In recent history, as discussed in the firm’s California Insurance Litigation Blog, the insurance industry has focused on Stranger-Originated Life Insurance Policies and many states, including California, have now regulated them. Numerous states such as California have outlawed them.
Stranger-Owned Annuities are less well known, but equally concerning to the industry. The investors have no insurable interest in the owner of the annuity, and generally purchase the annuity to receive an enhanced death benefit or some other advantage. Other than scattered lawsuits challenging the validity of Stranger-Owned Annuities, the market is largely unregulated. Many states have strict laws regarding insurance interests in life insurance policies, but have little or no regulation regarding annuities.
For a copy of the NAIC’s press release, click here: http://www.naic.org/Releases/2010_docs/stranger_owned_annuities.htm
Life settlements, also known in the industry as “stranger-originated life insurance” (“STOLI”) transactions have existed for several years but most states have not regulated them, at least until recently. The life insurance industry has for years attempted to eliminate such transactions as they typically are not in the insurer’s best financial interest. However, in recent years the industry has increased their support for efforts to differentiate between legitimate life settlements and STOLI. Both sides agree to the following general definition: A life settlement is the legitimate liquidation of a life insurance policy by an owner who has outlived the insurable interest upon which the policy was originally purchased. On the other hand, a STOLI transaction is initiated by a third party who offers monetary inducements to entice someone to purchase a life insurance policy with no legitimate insurable interest. The intended recipient of the policy’s value is the third party actually paying the premiums.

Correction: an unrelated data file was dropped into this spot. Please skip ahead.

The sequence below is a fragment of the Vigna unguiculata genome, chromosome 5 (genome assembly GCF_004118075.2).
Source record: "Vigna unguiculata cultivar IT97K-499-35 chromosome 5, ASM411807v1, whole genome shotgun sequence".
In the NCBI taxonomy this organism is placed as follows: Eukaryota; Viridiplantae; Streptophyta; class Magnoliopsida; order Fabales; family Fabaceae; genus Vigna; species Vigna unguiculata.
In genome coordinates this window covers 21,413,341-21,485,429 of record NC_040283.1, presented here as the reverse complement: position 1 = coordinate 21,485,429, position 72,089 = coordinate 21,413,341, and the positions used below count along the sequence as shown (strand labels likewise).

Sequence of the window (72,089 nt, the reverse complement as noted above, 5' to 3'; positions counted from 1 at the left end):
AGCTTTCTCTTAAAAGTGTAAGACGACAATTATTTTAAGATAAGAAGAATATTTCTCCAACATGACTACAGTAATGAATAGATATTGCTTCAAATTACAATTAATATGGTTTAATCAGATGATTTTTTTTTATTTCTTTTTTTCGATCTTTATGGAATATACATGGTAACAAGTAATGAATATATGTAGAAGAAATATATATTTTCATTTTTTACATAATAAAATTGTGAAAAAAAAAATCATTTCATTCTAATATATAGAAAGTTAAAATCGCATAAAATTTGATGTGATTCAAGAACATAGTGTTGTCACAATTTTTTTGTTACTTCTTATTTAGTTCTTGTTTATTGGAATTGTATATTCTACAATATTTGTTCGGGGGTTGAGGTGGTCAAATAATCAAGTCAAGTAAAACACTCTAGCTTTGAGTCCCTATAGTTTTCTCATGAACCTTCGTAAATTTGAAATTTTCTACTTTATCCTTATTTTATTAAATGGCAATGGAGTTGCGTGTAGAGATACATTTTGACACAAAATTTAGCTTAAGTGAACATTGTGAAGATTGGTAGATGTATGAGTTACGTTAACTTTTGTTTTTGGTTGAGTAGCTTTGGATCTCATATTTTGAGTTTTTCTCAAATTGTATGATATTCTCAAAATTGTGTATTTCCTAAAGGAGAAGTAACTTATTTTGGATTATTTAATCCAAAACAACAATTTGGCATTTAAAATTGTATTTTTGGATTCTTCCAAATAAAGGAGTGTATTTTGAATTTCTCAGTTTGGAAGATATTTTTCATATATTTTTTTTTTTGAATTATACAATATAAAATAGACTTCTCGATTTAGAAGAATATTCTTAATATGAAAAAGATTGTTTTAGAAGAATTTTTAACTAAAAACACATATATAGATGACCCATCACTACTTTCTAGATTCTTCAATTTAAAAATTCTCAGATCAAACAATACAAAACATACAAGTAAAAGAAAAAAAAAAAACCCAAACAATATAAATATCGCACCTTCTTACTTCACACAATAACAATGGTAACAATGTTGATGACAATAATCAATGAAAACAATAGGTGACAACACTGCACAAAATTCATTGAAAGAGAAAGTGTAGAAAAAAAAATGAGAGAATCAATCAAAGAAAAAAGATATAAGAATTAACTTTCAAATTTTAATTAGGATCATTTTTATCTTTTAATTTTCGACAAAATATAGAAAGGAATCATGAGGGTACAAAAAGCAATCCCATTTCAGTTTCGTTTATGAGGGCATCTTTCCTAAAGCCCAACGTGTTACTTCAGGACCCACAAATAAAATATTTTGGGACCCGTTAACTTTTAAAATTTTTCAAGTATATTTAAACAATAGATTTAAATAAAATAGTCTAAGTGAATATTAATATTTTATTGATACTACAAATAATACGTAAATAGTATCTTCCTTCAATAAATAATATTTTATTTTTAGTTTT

Legislative activity in the various states has substantially increased over the years as states have passed laws designed to stop, or at least regulate, STOLI transactions. This occurred recently in California. In October 2009, the California legislature enacted, and the governor signed, Senate Bill 1543 that regulates life settlement and STOLI transactions. The new law is known as the Life Settlements Act (“Act”) and it becomes effective on July 1, 2010. It is noteworthy that this bill provides that, with certain exceptions, it does not apply to any life settlement contract entered into on or before July 1, 2010. This bill would provide that it would apply to any transaction involving any life insurance policy in effect, or entered into, on or after the operative date of the bill.